Prospects fade in Virginia for prison reform legislation
RICHMOND, Va. (AP) — Inmate advocates began the current legislative session in Virginia pushing for a series of prison reforms: free phone calls for inmates, restrictions on solitary confinement, a new ombudsman’s office and an opportunity for some prisoners to ask a judge to modify their sentences.
But with a little over a week left before the session ends, those prospects are fading fast as the bills meet resistance in the GOP-led House of Delegates.
The measures always faced a tough climb in House, where the speaker and a key committee chair are tough-on-crime former prosecutors and victims’ rights are a top priority. But advocates criticized their defeat, given that some of the bills had a degree of bipartisan support in the Senate or sponsors from both parties.
“It’s disappointing to see members of the General Assembly taking partisan lines on what has been bipartisan legislation in order to score points prior to the election this November,” said Shawn Weneta, who spent 16 years of a 30-year sentence in prison for embezzlement before being pardoned and now works for the American Civil Liberties Union of Virginia.
One of the bills, sponsored by Democratic Sen. Dave Marsden, would have created an office of an ombudsman for the Department of Corrections.
“Exercising physical control of other human beings is the most dangerous, difficult thing we do in the Commonwealth. And we have no oversight over that. We don’t know what’s going on,” Marsden said in a committee hearing.
The measure called for the ombudsman to be selected by a corrections oversight committee made up of lawmakers and citizens. They would have had the power to conduct inspections and evaluate complaints from employees, inmates and others. The agency currently has an internal ombudsman services unit that handles formal inmate grievances.
Marsden’s measure won unanimous approval from the Senate and a House subcommittee before being tabled Monday in the House Appropriations Committee amid opposition from the Department of Corrections. The department argued that the total fiscal impact of the ombudsman office was unclear, that the DOC operates within the bounds of the law and that the state’s watchdog agency already has similar investigative authority.
Jerry Fitz, a legislative liaison for the DOC, said the bill would create “another layer of government in terms of having oversight of the department.”
The measure had support from a range of outside groups, from the ACLU of Virginia to the right-wing Americans for Prosperity, as well as two groups that represent corrections officers.
Marsden said in an interview that he’s holding out some hope the idea could still be addressed through the budget process.
The same appropriations committee also voted down a bill to allow prison inmates access to free phone calls and web-based or electronic communications systems, which supporters said would improve safety by helping keep inmates connected with their loved ones.
“Making communications free or reduced is the most cost-effective rehabilitation program that the Commonwealth could implement. It would cost less than 1% of the DOC’s annual budget,” said Democratic Sen. Jennifer Boysko, who sponsored the bill.
Fitz said the department’s objection was based on cost, saying families spent more on phone calls alone last year than the $5 million the Senate budget for fiscal year 2024 allocates to lower the cost of phone calls, video visitation and electronic messages between inmates and their families.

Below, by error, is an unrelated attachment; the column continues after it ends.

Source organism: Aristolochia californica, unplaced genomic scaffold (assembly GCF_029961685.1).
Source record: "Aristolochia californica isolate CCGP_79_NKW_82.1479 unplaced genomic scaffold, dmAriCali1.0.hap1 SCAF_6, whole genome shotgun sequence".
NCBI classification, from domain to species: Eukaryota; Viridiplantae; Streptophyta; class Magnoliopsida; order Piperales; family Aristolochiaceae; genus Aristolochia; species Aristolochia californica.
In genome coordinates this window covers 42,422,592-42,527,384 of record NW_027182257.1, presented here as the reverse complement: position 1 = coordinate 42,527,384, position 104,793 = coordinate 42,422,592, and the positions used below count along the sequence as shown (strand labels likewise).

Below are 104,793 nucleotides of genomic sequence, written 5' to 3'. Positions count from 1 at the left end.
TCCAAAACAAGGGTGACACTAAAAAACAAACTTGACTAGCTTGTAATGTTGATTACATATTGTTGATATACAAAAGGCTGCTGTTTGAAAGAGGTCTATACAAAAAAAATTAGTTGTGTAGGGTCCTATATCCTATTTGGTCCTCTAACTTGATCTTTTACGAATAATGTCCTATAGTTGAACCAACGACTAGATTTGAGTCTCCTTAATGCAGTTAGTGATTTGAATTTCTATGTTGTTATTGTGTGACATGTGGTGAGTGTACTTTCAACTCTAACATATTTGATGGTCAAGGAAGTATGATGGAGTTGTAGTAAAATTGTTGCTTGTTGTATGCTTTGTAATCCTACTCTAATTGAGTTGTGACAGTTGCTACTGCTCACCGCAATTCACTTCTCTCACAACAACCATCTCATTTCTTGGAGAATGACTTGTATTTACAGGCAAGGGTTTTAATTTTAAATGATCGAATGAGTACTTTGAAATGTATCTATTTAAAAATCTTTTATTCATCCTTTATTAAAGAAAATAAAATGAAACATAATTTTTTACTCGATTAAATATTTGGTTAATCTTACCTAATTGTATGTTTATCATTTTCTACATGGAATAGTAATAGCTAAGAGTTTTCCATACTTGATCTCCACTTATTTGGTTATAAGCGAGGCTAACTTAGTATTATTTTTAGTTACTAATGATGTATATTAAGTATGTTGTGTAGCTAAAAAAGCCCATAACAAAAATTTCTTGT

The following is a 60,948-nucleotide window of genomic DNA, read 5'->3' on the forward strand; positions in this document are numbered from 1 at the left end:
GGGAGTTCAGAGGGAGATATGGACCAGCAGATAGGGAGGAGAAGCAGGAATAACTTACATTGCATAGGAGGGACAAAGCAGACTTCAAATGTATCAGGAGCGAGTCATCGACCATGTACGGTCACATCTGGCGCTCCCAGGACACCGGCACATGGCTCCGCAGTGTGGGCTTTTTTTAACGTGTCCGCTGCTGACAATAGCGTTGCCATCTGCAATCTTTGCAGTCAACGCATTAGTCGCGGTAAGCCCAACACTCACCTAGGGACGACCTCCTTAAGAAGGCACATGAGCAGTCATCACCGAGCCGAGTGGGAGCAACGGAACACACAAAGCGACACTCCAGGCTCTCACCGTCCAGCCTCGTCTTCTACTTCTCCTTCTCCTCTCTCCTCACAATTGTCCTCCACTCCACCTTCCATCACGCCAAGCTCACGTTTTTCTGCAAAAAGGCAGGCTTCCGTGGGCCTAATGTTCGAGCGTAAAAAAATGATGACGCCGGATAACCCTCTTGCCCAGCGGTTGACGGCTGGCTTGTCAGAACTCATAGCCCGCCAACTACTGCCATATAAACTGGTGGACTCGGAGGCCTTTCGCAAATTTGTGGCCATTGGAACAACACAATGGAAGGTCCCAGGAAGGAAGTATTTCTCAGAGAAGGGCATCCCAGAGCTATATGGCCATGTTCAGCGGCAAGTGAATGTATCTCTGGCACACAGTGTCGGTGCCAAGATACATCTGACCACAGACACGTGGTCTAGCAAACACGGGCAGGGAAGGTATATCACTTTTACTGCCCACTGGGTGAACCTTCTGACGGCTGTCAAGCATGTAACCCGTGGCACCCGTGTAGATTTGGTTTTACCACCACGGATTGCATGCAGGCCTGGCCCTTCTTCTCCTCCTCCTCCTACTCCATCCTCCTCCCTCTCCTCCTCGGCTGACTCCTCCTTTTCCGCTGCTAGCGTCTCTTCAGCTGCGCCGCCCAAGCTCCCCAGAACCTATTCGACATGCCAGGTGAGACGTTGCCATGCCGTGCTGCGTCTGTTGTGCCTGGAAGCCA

Another effort by Democratic Sen. Joe Morrissey to eliminate or cap fees charged in local and regional jails for snacks, hygiene products and other items inmates buy in jail commissaries never made it out of the Senate. The bill faced strong opposition from sheriffs, who run the jails and said the fees are used to pay for rehabilitative, educational and recreational programs for inmates.
On Wednesday, a bill that would have allowed certain inmates to ask judges to modify their sentences was also killed after a hearing that featured emotional testimony from crime victims and their families.
Under the “second look” bill sponsored by Democratic Sen. Chap Petersen, inmates who have served at least 15 years of their sentences could petition their original sentencing court and ask a judge to consider good behavior in prison, updated sentencing guidelines and other factors.
Inmates convicted of aggravated murder or first-degree murder, and those who had a second or subsequent conviction for second-degree murder, would not be eligible.
The bill passed the Senate with bipartisan support, but was defeated in a unanimous, bipartisan vote in the House subcommittee.
Two friends who were carjacked, kidnapped, and repeatedly beaten and raped when they were college students in 1992 were among those who urged members to vote against the bill.
“This bill re-victimizes the people that had to live through these heinous acts,” said one of the women, who identified herself by a first name. The Associated Press does not typically identify victims of sexual assault.
Still alive is legislation that would limit the use of solitary confinement in Virginia prisons, though its prospects are uncertain. A House bill and a Senate bill are headed to a conference committee, where lawmakers will try to resolve differences. The main sticking point is a provision in the Senate bill that would limit the number of days inmates can be placed in segregation to 15 during any 60-day period.
Arlington Public Defender Brad Haywood, who founded Justice Forward Virginia, an advocacy organization for criminal justice reform, said any hope of getting significant prison reforms through the politically divided General Assembly this year ended when the prison ombudsman bill died.
“If they are not going to pass the ombudsman, I can’t see them doing anything more substantial than that,” Haywood said.